Hook Magazine Article
Story by Helen Meurer Photography by Janet Wortendyke
The Architectural Minerals & Stone shop in Irvington, New York is nestled in a cobble stone court- yard behind Red Hat on the River, the renowned French-American bistro. The business has been oper- ating for about four years and proprietor Mark Shedrofsky moved into this delightful airy space in July 2013. With windows on three sides, and whitewashed walls, it is a far cry from the caves that most of the minerals were mined from. As soon as you walk in you see a warm glow from the wonderful amber color of honeycomb calcite as the sun highlights the crystal’s meandering white veins. Looking out from the entrance you see an installation by the sculptor Bruce O’Brien of Alcove, NY – three standing gran- ite pillars, framed by the sparkling blue Hudson River.
Mark Shedrofsky has been fascinated by natural materials since he was a child – his 6th grade collections of shells and bugs are still in his parents’ attic. As a teenager he worked summers for a stone mason, gaining an appreciation for the properties and variety of stone materials available. After finishing his undergraduate degree he took a job with Marble Technics, and then in 1987 he co-founded the company Stone Source, researching stone materials from around the world for use in homes and businesses. He travelled to the quarries to help select the raw material, making dozens of memorable trips to the beautiful region of Tuscany where the famous Carrara marble is found. After selling his ownership in Stone Source eight years ago, he expanded his repertoire to include semi-precious stones and crystals. Shedrofsky‘s passion is shared by his family. His son Jared works with him full time, and his younger son Justin and daughter Jamie help in the store during vacations.
On the low shelves that run along the inside perimeter of the store there are large pieces: Selenite Fishtails that resemble angels wings with almost pure white crystals; 16” diameter dark brown pyrite encrusted ammonites, deep purple amethysts, calcites, fluorites, crystals of many colors. Hanging on the walls are stunning limestone marl rocks with black fossilized fish swimming across the light beige stone. The rock and its embedded Knightia fish are from the Green River in Wyoming and date from the Eocene epoch (48-51 million years ago) – Mother Nature’s art.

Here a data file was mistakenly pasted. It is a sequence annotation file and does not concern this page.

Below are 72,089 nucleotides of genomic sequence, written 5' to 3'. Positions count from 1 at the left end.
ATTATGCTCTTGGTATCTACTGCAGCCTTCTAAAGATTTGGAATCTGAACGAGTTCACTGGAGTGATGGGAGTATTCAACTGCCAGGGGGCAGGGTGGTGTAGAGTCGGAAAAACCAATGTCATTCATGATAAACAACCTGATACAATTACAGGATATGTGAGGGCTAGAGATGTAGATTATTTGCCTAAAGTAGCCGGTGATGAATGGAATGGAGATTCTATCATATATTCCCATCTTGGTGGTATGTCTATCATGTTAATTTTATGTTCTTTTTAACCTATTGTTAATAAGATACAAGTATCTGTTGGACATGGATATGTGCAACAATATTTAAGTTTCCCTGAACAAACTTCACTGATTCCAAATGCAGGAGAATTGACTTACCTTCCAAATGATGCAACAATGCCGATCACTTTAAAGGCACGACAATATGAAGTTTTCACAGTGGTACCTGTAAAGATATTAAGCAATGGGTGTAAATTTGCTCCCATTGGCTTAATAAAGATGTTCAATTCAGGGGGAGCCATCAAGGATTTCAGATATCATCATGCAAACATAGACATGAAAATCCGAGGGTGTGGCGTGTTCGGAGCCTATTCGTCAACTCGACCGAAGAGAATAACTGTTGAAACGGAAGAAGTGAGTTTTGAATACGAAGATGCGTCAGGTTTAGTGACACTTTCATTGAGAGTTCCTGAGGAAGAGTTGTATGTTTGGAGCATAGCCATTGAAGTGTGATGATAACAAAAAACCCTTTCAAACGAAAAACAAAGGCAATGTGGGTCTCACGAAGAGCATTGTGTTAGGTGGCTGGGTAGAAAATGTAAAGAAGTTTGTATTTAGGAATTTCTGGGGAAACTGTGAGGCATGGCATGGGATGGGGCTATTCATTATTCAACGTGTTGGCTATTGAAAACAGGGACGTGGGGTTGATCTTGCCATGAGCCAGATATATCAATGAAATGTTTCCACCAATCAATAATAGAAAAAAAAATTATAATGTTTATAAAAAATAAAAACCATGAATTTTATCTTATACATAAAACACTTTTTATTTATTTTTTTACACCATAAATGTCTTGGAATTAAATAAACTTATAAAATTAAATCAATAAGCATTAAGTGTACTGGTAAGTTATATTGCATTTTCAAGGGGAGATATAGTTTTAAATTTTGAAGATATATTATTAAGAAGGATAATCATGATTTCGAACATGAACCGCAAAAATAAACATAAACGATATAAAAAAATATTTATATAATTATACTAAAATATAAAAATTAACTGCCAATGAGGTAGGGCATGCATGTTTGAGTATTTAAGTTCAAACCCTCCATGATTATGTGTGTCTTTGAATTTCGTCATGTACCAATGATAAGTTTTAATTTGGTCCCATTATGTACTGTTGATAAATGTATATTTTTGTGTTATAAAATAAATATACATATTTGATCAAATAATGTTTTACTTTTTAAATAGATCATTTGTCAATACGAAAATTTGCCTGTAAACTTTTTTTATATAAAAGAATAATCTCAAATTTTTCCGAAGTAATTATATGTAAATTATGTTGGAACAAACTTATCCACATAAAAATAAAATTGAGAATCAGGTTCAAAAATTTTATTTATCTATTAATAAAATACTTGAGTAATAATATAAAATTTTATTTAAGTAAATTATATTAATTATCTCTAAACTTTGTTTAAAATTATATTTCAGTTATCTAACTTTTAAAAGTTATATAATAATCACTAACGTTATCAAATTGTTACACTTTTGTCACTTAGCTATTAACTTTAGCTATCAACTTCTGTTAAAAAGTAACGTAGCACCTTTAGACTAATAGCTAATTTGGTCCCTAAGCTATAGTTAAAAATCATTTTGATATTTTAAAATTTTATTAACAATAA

In the back of the store there are several illuminated display cases housing smaller crystals. There are tiny semi-precious clusters of tourmaline with watermelon colors of pink and pale green, iridescent green and blue Labradorite, snow white quartz with shards of dark green epidote, grey metallic pyrite, contrast- ing quartz and red hematite woven together, epidote with mushroom caps of pale green prehnite, grey- black stibnite crystals like a collection of liquorice swizzle sticks. Shedrofsky loves it all, but has some favorites – like the emerald green fluorite from Riem- vasmaak, South Africa, which is a cool emerald green translucent crystal.
Although the vast majority of crystals are works of nature, some of the pieces Shedrofsky sells had help from humans. The famed hot springs In Carlsbad in the Czech Republic gave rise to many spas which were very popular among Europe’s elite for their sup- posed restorative healing waters. Over time the water flow became slower, and the story goes that an engi- neer was called to one spa to see why the water wasn’t flowing well. He discovered that the pipes were internally encrusted by aragonite – a form of calcium carbonate – which had built up over time in lacey concentric layers. Luckily the aragonite was rec- ognized for its beauty, and instead of cleaning the pipes, they were replaced, and the old pipes were sliced and polished, and mounted as objects of art.
There is also very pretty one-of-a-kind jewelry. Some stones shine alone on a silver chain necklace a glistening blue lapis and sapphire, a polished mixed pink Rhodocrosite stone. Some are strung like beads – tourmaline, or rose quartz, and some are paired as unique earrings, or twined into a bracelet.
The store carries other stones with a human’s touch. Basaltina, (a form of the igneous rock basalt) has been carved and glazed into large ornamental bowls. There are hand-carved onyx bowls with hues varying from creamy white to coffee colored stripes. Coffee ta- bles made from quarried stone make a great display for the bowls, or for the swirly-patterned petrified wood carvings by English sculptor Nicholas Bragg.
Pictured from top: Honeycomb Calcite from Utah; 50 million year old fossil from the Green River in Wyoming; Concentric Aragonite Pipes from the Czech Republic; Quarry rough coffee tables; Necklace made of Prehnite.
Architectural Minerals and Stone is open 11am-6pm weekdays and most weekend evenings and is stocked with an amazing array of unusual and rare stones, creating a mineralogist’s treasure trove. Most of the pieces are uncut leaving nature’s miracles alone to show the remarkable structures of crystals that have taken tens to many millions of years to form. It is a gem of a store and well worth a visit.